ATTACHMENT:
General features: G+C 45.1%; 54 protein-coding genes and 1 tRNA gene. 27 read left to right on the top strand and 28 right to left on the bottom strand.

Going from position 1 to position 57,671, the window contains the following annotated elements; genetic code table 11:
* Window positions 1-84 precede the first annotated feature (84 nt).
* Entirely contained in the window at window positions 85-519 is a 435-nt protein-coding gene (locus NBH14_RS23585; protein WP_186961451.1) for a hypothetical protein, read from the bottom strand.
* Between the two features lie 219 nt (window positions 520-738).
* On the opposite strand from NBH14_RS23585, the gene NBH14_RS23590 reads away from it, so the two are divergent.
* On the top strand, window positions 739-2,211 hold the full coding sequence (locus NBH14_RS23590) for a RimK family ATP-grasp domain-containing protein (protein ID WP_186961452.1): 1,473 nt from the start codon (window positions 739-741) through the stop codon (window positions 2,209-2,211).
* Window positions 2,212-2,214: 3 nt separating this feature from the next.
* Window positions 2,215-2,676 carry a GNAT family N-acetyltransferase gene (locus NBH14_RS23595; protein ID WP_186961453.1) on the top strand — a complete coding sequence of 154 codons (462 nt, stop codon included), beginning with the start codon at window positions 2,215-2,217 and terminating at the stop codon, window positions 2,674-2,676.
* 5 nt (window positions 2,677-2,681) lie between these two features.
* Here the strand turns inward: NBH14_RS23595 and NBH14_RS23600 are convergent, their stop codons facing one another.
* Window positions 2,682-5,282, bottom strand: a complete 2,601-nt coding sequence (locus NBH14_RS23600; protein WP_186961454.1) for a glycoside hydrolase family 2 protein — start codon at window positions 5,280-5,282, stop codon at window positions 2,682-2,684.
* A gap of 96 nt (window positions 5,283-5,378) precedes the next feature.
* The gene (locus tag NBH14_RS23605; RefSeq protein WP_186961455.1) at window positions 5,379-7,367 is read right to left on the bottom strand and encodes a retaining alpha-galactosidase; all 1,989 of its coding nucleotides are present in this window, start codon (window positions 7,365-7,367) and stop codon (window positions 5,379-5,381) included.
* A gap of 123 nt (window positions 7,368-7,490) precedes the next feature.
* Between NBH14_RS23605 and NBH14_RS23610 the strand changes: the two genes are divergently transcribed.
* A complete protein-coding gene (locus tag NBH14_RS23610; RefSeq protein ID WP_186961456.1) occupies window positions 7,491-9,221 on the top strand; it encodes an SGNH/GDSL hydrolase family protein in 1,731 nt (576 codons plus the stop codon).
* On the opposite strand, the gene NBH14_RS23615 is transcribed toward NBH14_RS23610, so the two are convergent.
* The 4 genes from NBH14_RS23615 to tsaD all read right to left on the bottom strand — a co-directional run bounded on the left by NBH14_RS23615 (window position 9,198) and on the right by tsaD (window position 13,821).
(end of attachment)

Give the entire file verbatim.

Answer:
General features: G+C 45.1%; 54 protein-coding genes and 1 tRNA gene. 27 read left to right on the top strand and 28 right to left on the bottom strand.

Going from position 1 to position 57,671, the window contains the following annotated elements; genetic code table 11:
* Window positions 1-84 precede the first annotated feature (84 nt).
* Entirely contained in the window at window positions 85-519 is a 435-nt protein-coding gene (locus NBH14_RS23585; protein WP_186961451.1) for a hypothetical protein, read from the bottom strand.
* Between the two features lie 219 nt (window positions 520-738).
* On the opposite strand from NBH14_RS23585, the gene NBH14_RS23590 reads away from it, so the two are divergent.
* On the top strand, window positions 739-2,211 hold the full coding sequence (locus NBH14_RS23590) for a RimK family ATP-grasp domain-containing protein (protein ID WP_186961452.1): 1,473 nt from the start codon (window positions 739-741) through the stop codon (window positions 2,209-2,211).
* Window positions 2,212-2,214: 3 nt separating this feature from the next.
* Window positions 2,215-2,676 carry a GNAT family N-acetyltransferase gene (locus NBH14_RS23595; protein ID WP_186961453.1) on the top strand — a complete coding sequence of 154 codons (462 nt, stop codon included), beginning with the start codon at window positions 2,215-2,217 and terminating at the stop codon, window positions 2,674-2,676.
* 5 nt (window positions 2,677-2,681) lie between these two features.
* Here the strand turns inward: NBH14_RS23595 and NBH14_RS23600 are convergent, their stop codons facing one another.
* Window positions 2,682-5,282, bottom strand: a complete 2,601-nt coding sequence (locus NBH14_RS23600; protein WP_186961454.1) for a glycoside hydrolase family 2 protein — start codon at window positions 5,280-5,282, stop codon at window positions 2,682-2,684.
* A gap of 96 nt (window positions 5,283-5,378) precedes the next feature.
* The gene (locus tag NBH14_RS23605; RefSeq protein WP_186961455.1) at window positions 5,379-7,367 is read right to left on the bottom strand and encodes a retaining alpha-galactosidase; all 1,989 of its coding nucleotides are present in this window, start codon (window positions 7,365-7,367) and stop codon (window positions 5,379-5,381) included.
* A gap of 123 nt (window positions 7,368-7,490) precedes the next feature.
* Between NBH14_RS23605 and NBH14_RS23610 the strand changes: the two genes are divergently transcribed.
* A complete protein-coding gene (locus tag NBH14_RS23610; RefSeq protein ID WP_186961456.1) occupies window positions 7,491-9,221 on the top strand; it encodes an SGNH/GDSL hydrolase family protein in 1,731 nt (576 codons plus the stop codon).
* On the opposite strand, the gene NBH14_RS23615 is transcribed toward NBH14_RS23610, so the two are convergent.
* The 4 genes from NBH14_RS23615 to tsaD all read right to left on the bottom strand — a co-directional run bounded on the left by NBH14_RS23615 (window position 9,198) and on the right by tsaD (window position 13,821).